What is involved in getting pre-approved for a home loan?
My husband and I want to buy our first house. We're looking to buy a cheap starter home and work on it ourselves. We'd like to have payments around what we pay for our apartment now. With 6.5% interest, we'd achieve that with the ones in our "price range".
How do you get pre-approved for a home loan? Do they run your credit? Meaning you'd have 30 days to buy a house or it would wreck your score? Or do they look at your W2's and a recent paycheck stub? We're new to this. So any advice/info would be much appreciated.
Since that is considered a "hard hit", how much would it drop my credit score? And should they run both of ours? Or just my husband's?
- loanmasteroneLv 71 decade agoFavorite Answer
You are making the correct choice in the purchase of your first home. Get pre-approved first, not pre-qualified.
In order to find out the type of loan programs you are qualified for you will have to fill out a loan application, with a mortgage broker, which you can find one in your local telephone book. Make sure this mortgage broker or banker is able to do government loans such as FHA and VA loans if you qualify for one.
He will fill out this application, which takes awhile so grab your favorite beverage and sit down. Once you have completed the application, he will run your credit report which will have your credit scores. These credit scores will determine your interest rate.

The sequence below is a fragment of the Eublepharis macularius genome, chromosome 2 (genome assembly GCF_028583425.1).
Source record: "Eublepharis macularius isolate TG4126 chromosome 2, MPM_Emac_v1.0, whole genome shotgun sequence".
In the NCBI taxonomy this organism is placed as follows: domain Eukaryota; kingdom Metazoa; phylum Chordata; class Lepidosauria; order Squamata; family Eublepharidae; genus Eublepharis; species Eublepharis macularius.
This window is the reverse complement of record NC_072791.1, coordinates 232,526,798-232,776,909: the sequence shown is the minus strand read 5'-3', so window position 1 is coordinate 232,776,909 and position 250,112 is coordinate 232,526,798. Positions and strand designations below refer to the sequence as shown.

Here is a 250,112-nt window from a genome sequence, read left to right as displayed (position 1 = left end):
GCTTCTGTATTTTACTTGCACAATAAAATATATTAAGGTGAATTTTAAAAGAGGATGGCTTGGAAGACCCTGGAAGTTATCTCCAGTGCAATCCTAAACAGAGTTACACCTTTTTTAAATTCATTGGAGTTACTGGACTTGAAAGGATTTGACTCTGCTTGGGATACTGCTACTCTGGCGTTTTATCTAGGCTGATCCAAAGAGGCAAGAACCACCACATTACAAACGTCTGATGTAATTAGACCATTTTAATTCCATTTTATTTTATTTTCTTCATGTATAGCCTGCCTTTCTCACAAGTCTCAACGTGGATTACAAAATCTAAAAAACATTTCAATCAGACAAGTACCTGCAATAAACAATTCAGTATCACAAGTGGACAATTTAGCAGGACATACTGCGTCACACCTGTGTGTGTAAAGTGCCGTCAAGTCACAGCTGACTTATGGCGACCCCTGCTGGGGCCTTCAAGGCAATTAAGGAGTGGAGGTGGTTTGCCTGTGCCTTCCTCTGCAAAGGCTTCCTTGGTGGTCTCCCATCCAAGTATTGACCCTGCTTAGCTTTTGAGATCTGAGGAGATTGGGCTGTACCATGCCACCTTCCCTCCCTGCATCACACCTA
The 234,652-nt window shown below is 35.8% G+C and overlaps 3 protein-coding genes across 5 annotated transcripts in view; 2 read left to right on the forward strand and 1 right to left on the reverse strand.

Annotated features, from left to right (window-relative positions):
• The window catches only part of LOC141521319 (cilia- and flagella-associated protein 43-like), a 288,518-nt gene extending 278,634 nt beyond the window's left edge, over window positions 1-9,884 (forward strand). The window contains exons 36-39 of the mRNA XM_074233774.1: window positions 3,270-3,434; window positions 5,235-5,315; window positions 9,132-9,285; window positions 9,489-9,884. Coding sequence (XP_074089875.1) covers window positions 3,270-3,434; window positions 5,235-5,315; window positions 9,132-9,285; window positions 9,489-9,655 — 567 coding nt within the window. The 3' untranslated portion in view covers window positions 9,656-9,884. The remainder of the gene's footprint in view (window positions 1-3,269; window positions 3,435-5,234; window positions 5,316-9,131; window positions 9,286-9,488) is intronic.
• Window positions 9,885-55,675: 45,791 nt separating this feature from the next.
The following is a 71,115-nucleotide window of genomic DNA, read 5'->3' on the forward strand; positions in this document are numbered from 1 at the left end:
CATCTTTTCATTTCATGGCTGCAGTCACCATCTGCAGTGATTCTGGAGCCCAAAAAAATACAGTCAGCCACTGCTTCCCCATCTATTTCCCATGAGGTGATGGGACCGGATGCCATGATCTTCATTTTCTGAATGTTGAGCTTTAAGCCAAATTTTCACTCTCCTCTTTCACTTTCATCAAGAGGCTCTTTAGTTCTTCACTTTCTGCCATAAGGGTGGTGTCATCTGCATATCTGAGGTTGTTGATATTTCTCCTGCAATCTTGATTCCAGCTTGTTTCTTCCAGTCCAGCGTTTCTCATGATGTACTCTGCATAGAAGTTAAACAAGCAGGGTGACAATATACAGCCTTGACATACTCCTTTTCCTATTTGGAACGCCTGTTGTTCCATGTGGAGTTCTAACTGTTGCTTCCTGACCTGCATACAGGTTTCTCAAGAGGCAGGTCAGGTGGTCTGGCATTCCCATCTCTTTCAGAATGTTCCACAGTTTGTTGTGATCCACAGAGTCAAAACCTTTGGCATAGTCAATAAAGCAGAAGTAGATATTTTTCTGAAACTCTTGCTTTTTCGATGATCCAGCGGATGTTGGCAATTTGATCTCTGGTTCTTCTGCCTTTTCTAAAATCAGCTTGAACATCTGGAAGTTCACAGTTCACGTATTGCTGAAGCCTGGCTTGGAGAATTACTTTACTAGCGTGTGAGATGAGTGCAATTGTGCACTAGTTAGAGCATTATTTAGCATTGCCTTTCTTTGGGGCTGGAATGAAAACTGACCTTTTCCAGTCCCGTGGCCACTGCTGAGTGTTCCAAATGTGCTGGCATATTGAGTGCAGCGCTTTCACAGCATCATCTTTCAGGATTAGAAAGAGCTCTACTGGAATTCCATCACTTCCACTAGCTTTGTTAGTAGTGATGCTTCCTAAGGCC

The amount of your monthly debt payments you are required to pay as per your credit report and the amount of mortgage you can take on based on your income will determine the amount of house you will be able to purchase.
When you speak with the mortgage broker you will need the following documents to complete the loan application, there will be others, but this will get you started.
#1 One month of pay stubs for each person that will be on the mortgage.
#2 Six months bank statements from each bank in which you bank as well as statements from any 401K from you place of employment.
#3 Two years of federal income tax along with the W-2 that match.
Once he has all that he need to do he can then issue you a pre-approval letter so you can purchase a home. In this pre-approval letter will be the amount of house you are qualified to purchased.
Once he gives you this pre-approval you may now find a real estate agent to find yourself a home or he might have a referral.
Now make sure before you get your pre-approval you and your mortgage broker go over all your options as to the mortgage programs you qualify for, the interest rate, monthly payments.
If you are getting a FHA, fixed rate, two loans to eliminate PMI like an 80/20 or one loan, if you are qualified for and approved for a 100% loan.
You should select the loan that best suit your financial condition at the time. That could be an adjustable rate loan. It could be a fixed rate loan for 5 or 10 years and then adjust. Some adjustable rate mortgages only adjust once.
Make sure your mortgage broker explain all your options so you may make an intelligent decision.
What might be good for one person might not be good for you, in other words just because your friends and all your real estate buddies are telling you about the great fixed rate they got, your financial situation might call for something else.
So select the best option for you and your financial situation.